The Walk to Emmaus “Walk” is a three-day spiritual retreat that came out of the Roman Catholic Cursillo movement. The Walk to Emmaus is held numerous times during the year at various locations throughout the U.S. and the world. Separate walks are held for men and women, notes LSU’s Todd Shupe, who is also a dedicated Christian ministry volunteer.
Luke 24 tells of two of Jesus’s followers walking to the village of Emmaus. Jesus joins them, although they do not recognize him, and eventually begins to explain all of the scriptures regarding Himself. At nightfall, the men urged Jesus to stay with them and he agreed. He took the bread and blessed it. Then he broke it and gave it to them. Suddenly, their eyes were opened, and they recognized him and at that moment he disappeared! The men returned to Jerusalem to tell their story to the eleven disciples.
“The Walk to Emmaus is a unique experience of Christian spiritual renewal that begins with a three-day short course in Christianity,” says Todd Shupe.”It is an opportunity to meet Jesus Christ in a new way as God’s grace and love is revealed to you through other believers.”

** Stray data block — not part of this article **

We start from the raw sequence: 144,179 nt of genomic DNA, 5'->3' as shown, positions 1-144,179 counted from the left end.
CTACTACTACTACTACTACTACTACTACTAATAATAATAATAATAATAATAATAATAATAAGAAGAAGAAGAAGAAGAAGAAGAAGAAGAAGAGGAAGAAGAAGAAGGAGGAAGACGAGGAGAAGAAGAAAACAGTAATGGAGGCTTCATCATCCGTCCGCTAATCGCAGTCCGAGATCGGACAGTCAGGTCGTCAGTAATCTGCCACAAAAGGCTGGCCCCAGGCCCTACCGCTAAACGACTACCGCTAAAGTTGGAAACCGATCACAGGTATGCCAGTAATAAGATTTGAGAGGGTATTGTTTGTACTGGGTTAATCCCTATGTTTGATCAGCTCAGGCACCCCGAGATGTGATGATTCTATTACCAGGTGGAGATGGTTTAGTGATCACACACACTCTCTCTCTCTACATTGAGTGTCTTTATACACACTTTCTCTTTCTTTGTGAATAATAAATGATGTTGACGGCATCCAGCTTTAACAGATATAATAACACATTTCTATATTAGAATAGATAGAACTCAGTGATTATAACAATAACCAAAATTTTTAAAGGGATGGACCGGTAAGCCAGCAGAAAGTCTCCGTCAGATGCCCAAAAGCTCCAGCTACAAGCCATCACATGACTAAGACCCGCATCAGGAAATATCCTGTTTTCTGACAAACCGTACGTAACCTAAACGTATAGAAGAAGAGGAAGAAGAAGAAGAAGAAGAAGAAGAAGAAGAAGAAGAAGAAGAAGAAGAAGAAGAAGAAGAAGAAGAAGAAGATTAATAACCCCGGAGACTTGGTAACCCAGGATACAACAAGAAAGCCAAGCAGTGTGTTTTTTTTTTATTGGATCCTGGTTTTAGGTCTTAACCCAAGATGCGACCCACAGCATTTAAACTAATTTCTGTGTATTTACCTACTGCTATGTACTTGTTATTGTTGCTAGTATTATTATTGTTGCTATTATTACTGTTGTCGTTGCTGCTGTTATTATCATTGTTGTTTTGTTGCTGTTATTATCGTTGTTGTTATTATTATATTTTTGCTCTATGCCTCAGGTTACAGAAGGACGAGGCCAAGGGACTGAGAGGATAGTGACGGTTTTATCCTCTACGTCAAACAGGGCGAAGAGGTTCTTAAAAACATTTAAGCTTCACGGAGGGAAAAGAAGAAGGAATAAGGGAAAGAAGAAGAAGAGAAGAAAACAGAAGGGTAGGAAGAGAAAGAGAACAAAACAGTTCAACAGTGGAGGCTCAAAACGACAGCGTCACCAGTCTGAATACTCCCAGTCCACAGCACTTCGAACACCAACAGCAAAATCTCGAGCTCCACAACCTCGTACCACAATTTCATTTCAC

The Walk to Emmaus experience begins with the prayerful discernment and invitation from a sponsor. After one accepts this invitation, they complete an application. The Emmaus leaders prayerfully consider each applicant and in God’s time, the person is invited to attend a three-day experience of New Testament Christianity as a lifestyle. After the walk is over, participants are encouraged to join in weekly small groups to support each other in their ongoing walk with Christ.
Through the formational process of accountable discipleship in small groups and participation in the Emmaus community, each participant’s individual gifts and servant-leadership skills are developed for use in the local church and mission. Participants are encouraged to find ways to live out their individual call to discipleship in their home, church and community.
“The objective Emmaus is to inspire, challenge and equip the local church member for Christian action in their homes, churches, communities, and places of work,” says Todd Shupe. “Emmaus lifts up a way for our grace-filled lives to be lived and shared with others.”
There is much symbolism in the Luke 24 story regarding our own walk with Christ. How often do we fail to recognize Christ in our presence? Once we do recognize Him, do we act as His witnesses? I ask that you prayerfully consider being a pilgrim on the next Walk to Emmaus in your area.